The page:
The political power struggle in Venezuela is heating up. The outcome of this power struggle is far from clear, as long as the Venezuelan army is supporting the Maduro government. International support for Guaido is, however, growing.
Still, whatever the outcome will be, Venezuela’s future is in shambles. As one of OPEC’s founding members, Venezuela’s oil and gas sector has imploded, with oil production levels down to a meagre 1.2 million bpd. Possible U.S. sanctions on the country’s crude exports could further lower this number.
Oil analysts are keeping a close eye on the developments, due to Venezuela’s importance within OPEC. Since the start of 2019, Venezuela is officially chairing OPEC, with former general and current minister of oil, Manuel Quevedo, at its helm. The appointment of Quevedo was met by criticism and opposition last year, but OPEC members didn’t have a choice, Venezuela needed to be kept in the Saudi-led cartel. The current political crisis in the country however has put all in doubt.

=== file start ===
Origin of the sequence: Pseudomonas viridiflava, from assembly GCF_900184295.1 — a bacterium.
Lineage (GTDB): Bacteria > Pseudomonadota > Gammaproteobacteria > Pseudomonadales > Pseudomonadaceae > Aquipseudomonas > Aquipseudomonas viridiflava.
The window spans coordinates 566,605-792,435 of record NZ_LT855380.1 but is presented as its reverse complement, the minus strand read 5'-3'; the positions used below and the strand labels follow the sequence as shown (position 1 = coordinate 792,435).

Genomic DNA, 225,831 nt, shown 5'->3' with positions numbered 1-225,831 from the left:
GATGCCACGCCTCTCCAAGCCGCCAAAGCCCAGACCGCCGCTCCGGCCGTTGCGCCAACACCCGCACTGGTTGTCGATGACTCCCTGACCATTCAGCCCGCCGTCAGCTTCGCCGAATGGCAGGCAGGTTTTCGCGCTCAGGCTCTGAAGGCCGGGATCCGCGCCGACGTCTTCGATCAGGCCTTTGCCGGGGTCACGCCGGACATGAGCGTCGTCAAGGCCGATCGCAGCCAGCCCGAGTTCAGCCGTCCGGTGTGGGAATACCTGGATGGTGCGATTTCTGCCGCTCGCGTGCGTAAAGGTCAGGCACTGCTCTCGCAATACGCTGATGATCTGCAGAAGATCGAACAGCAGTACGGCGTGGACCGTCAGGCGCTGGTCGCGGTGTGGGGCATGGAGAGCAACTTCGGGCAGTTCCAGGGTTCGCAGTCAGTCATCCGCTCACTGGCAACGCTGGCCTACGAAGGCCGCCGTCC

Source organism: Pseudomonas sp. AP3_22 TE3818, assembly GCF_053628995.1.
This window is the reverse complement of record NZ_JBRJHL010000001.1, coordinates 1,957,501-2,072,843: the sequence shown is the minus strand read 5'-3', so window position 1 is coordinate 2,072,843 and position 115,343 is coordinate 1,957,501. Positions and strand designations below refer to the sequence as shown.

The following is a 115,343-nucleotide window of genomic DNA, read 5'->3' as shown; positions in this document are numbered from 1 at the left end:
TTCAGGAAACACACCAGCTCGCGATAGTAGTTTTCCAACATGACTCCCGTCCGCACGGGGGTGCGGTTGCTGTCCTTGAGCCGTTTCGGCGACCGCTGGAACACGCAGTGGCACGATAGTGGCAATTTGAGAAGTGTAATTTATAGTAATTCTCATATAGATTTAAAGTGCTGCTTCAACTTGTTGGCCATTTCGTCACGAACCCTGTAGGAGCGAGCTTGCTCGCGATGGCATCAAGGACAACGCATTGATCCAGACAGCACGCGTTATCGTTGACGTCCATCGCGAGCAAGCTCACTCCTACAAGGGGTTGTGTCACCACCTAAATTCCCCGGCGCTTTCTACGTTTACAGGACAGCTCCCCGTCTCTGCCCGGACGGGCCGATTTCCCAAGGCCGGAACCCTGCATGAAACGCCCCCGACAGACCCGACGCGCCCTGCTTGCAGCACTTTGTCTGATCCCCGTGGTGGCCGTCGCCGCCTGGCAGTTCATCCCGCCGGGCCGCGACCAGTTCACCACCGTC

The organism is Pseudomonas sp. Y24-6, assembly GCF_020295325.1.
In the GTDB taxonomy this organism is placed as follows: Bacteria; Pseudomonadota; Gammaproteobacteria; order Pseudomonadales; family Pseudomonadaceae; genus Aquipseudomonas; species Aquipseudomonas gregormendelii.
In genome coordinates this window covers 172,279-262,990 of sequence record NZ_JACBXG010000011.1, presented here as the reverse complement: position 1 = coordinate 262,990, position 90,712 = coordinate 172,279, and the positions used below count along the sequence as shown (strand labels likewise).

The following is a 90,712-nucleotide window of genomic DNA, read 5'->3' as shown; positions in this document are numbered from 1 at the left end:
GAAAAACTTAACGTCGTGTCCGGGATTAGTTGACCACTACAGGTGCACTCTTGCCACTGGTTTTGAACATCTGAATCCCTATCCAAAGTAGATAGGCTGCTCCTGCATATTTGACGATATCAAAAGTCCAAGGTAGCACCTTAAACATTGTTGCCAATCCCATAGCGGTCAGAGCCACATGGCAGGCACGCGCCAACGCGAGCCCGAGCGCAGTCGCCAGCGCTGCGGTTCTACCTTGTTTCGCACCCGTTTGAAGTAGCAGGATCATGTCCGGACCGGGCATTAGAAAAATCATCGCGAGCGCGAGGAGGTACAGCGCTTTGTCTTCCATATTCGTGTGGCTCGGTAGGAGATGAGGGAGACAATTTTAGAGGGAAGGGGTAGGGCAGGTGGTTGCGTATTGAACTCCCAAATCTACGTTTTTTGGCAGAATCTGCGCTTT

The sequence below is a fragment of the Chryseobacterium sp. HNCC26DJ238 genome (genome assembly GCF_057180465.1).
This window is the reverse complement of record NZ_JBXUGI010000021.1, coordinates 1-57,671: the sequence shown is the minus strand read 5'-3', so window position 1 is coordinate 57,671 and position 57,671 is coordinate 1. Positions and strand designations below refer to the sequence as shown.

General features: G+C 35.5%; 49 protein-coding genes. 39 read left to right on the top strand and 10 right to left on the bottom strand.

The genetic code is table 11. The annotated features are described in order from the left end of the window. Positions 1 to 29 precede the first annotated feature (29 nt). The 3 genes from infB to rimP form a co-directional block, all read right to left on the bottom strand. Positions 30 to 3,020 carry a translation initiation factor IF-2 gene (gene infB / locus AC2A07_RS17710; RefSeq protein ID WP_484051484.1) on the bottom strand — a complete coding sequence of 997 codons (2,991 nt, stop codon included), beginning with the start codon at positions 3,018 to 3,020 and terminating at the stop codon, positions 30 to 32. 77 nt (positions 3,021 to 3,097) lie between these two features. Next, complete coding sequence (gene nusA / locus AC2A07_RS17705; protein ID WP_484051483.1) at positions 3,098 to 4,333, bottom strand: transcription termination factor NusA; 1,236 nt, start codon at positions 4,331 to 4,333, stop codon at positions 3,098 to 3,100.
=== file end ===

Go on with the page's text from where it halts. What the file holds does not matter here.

The current political crisis in the country however has put all in doubt, as the U.S. already has openly acknowledged that Guaido is the new president. With two presidents in one country, OPEC’s leadership could be in doubt. The oil cartel will have to deal with a major internal crisis in one of its key members, while trying to counter a still existing imbalance in the oil markets.